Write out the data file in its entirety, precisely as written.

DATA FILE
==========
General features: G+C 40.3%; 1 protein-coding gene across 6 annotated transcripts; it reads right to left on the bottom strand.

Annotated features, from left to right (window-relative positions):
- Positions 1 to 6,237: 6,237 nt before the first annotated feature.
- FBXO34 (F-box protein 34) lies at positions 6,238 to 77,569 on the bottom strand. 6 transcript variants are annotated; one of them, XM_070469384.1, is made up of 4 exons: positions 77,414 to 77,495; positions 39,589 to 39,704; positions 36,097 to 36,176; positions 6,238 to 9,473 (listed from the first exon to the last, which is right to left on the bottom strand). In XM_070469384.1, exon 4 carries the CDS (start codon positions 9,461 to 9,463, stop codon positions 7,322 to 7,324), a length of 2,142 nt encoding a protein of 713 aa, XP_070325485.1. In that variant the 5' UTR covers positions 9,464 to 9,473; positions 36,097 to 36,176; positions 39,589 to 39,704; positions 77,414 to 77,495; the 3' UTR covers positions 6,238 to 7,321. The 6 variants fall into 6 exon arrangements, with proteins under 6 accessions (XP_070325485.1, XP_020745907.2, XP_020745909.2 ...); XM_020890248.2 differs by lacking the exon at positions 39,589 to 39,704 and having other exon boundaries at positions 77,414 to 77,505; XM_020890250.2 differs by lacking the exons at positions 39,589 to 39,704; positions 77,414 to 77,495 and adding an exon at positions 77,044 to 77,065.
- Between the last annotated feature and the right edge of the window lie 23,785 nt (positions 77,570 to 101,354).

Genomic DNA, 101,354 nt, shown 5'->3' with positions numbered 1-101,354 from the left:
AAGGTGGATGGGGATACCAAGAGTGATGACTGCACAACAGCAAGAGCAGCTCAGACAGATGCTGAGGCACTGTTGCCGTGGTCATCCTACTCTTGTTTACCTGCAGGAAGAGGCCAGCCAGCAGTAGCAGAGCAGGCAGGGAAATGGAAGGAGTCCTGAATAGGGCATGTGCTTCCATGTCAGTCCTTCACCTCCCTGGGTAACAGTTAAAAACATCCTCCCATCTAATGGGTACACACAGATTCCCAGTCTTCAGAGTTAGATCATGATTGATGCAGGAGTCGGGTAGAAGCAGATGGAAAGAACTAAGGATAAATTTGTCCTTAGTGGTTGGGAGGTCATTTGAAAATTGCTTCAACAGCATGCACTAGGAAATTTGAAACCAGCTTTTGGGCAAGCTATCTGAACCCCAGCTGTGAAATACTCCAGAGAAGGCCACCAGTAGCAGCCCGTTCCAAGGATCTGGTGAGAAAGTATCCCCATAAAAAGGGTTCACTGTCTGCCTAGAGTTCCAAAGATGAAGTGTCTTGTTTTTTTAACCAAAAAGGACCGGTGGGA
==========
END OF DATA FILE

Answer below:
General features: G+C 40.3%; 1 protein-coding gene across 6 annotated transcripts; it reads right to left on the bottom strand.

Annotated features, from left to right (window-relative positions):
- Positions 1 to 6,237: 6,237 nt before the first annotated feature.
- FBXO34 (F-box protein 34) lies at positions 6,238 to 77,569 on the bottom strand. 6 transcript variants are annotated; one of them, XM_070469384.1, is made up of 4 exons: positions 77,414 to 77,495; positions 39,589 to 39,704; positions 36,097 to 36,176; positions 6,238 to 9,473 (listed from the first exon to the last, which is right to left on the bottom strand). In XM_070469384.1, exon 4 carries the CDS (start codon positions 9,461 to 9,463, stop codon positions 7,322 to 7,324), a length of 2,142 nt encoding a protein of 713 aa, XP_070325485.1. In that variant the 5' UTR covers positions 9,464 to 9,473; positions 36,097 to 36,176; positions 39,589 to 39,704; positions 77,414 to 77,495; the 3' UTR covers positions 6,238 to 7,321. The 6 variants fall into 6 exon arrangements, with proteins under 6 accessions (XP_070325485.1, XP_020745907.2, XP_020745909.2 ...); XM_020890248.2 differs by lacking the exon at positions 39,589 to 39,704 and having other exon boundaries at positions 77,414 to 77,505; XM_020890250.2 differs by lacking the exons at positions 39,589 to 39,704; positions 77,414 to 77,495 and adding an exon at positions 77,044 to 77,065.
- Between the last annotated feature and the right edge of the window lie 23,785 nt (positions 77,570 to 101,354).

Genomic DNA, 101,354 nt, shown 5'->3' with positions numbered 1-101,354 from the left:
AAGGTGGATGGGGATACCAAGAGTGATGACTGCACAACAGCAAGAGCAGCTCAGACAGATGCTGAGGCACTGTTGCCGTGGTCATCCTACTCTTGTTTACCTGCAGGAAGAGGCCAGCCAGCAGTAGCAGAGCAGGCAGGGAAATGGAAGGAGTCCTGAATAGGGCATGTGCTTCCATGTCAGTCCTTCACCTCCCTGGGTAACAGTTAAAAACATCCTCCCATCTAATGGGTACACACAGATTCCCAGTCTTCAGAGTTAGATCATGATTGATGCAGGAGTCGGGTAGAAGCAGATGGAAAGAACTAAGGATAAATTTGTCCTTAGTGGTTGGGAGGTCATTTGAAAATTGCTTCAACAGCATGCACTAGGAAATTTGAAACCAGCTTTTGGGCAAGCTATCTGAACCCCAGCTGTGAAATACTCCAGAGAAGGCCACCAGTAGCAGCCCGTTCCAAGGATCTGGTGAGAAAGTATCCCCATAAAAAGGGTTCACTGTCTGCCTAGAGTTCCAAAGATGAAGTGTCTTGTTTTTTTAACCAAAAAGGACCGGTGGGA